St Helens sees 'impressive' take up of ground-breaking cancer test trial

The NHS has seen an "impressive" surge in local people coming forward for a ground-breaking cancer clinical trial as the mobile test clinic arrives in St Helens.

Tuesday, 9th November 2021, 11:48 am
There has been an impressive take up

Participants in the world’s largest trial of a revolutionary new blood test, Galleri, which can detect more than 50 types of cancer often before symptoms appear, have now started to arrive for their appointments in St Helens.

The response from local people has been so strong that all appointments for the mobile clinic while it is in St Helens have been booked.

The selected residents, who are all aged between 50-77 from St Helens, responded to letters sent from the NHS within the last few weeks that invited them to participate in the NHS-Galleri trial.

CMCA Medical Director Chris Warburton

The participants, who have not had a cancer diagnosis or treatment in the last three years, will have a blood sample taken at their first appointment. They will be invited back after 12 months, and again at two years, to give further blood samples.

Dr Chris Warburton, Medical Director of Cheshire & Merseyside Cancer Alliance, said: “The response to the NHS-Galleri trial in St Helens has been incredibly impressive. These people are contributing to a study that could prevent cancer deaths not just here but across the UK and around the world.”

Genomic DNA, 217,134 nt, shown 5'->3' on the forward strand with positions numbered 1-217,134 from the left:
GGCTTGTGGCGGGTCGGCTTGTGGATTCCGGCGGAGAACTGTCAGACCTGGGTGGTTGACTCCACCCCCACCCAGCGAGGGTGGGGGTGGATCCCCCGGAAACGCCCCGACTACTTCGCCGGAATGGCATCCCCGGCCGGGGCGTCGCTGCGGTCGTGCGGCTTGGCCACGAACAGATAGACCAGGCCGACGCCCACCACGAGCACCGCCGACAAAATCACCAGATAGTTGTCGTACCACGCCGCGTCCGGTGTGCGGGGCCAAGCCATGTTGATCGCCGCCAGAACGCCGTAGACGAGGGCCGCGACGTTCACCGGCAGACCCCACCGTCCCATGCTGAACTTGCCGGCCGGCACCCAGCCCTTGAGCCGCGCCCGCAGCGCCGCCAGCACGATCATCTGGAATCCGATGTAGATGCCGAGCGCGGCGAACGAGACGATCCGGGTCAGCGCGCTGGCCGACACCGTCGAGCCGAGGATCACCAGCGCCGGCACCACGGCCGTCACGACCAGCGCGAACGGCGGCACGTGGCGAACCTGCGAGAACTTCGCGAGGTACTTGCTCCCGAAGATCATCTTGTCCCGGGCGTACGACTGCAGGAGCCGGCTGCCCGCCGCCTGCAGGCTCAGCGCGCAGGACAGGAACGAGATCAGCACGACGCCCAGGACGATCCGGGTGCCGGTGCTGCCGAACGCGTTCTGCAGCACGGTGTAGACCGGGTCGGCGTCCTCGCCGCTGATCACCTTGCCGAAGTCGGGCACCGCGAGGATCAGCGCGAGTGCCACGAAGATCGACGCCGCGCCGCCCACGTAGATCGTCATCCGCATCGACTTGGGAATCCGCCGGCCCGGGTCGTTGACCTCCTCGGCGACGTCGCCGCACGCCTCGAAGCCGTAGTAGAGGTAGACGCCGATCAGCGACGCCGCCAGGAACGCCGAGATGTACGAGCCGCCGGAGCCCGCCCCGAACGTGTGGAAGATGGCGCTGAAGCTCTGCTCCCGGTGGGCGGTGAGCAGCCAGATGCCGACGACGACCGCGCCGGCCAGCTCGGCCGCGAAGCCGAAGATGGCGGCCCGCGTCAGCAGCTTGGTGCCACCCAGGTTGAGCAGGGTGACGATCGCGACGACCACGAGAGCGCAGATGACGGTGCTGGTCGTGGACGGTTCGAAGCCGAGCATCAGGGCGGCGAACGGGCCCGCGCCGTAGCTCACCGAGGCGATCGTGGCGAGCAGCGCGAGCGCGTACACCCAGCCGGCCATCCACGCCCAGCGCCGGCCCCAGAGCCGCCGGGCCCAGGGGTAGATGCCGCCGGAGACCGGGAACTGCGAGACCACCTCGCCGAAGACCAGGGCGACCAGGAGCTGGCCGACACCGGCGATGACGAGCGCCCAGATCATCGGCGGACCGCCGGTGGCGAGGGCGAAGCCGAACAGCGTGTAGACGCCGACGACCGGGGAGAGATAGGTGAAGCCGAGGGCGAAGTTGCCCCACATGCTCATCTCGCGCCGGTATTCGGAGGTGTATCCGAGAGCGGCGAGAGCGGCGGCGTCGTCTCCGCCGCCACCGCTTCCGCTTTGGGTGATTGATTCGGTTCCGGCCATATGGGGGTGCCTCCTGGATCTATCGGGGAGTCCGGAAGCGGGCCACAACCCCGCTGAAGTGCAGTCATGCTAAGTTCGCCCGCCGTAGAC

The potentially lifesaving Galleri test checks for the earliest signs of cancer in the blood. The NHS-Galleri trial, the first of its kind, will assess how well the test works in the NHS and whether the technology can be used as a tool to screen people with no cancer symptoms.

The trial aims to recruit 140,000 participant nationally, including those who have now signed up in St Helens and the trial team will include people from different backgrounds and ethnicities to ensure results are relevant for as many different people as possible.

The NHS-Galleri trial is a Randomised Control Trial (RCT) – meaning that half the participants will have their blood sample screened with the Galleri test right away and the other half will have their sample stored and may be tested in the future.

This will allow scientists to compare the stage at which cancer is detected between the two groups. All participants will be advised to continue with their standard NHS screening appointments and to still contact their GP practice if they notice any new or unusual symptoms.

The test is a simple blood test that research has shown is particularly effective at finding cancers that are difficult to identify early – such as head and neck, bowel, lung, pancreatic, and throat cancers.

It works by finding chemical changes in fragments of genetic code – cell-free DNA (cfDNA) – that leak from tumours into the bloodstream.

The NHS-Galleri trial is being run by The Cancer Research UK and King’s College London Cancer Prevention Trials Unit in partnership with the NHS and healthcare company, GRAIL, which has developed the Galleri test. Any participants whose results indicate a possible cancer will be urgently followed up in the NHS.

The mobile clinic is stationed on Birchley Street Car Park until November 25th and will move on to Widnes and then Liverpool following its time in St Helens.

Initial results of the study are expected by 2023 and, if successful, NHS England plans to extend the rollout to a further one million people in 2024 and 2025.

The trial is the latest initiative launched by the NHS to meet its Long Term Plan commitment of finding three-quarters of cancers at an early stage by 2028.

Patients whose condition is diagnosed at ‘stage one’ typically have between five and 10 times the chance of surviving at least five years compared with those found at ‘stage four’.

For more information on the study, see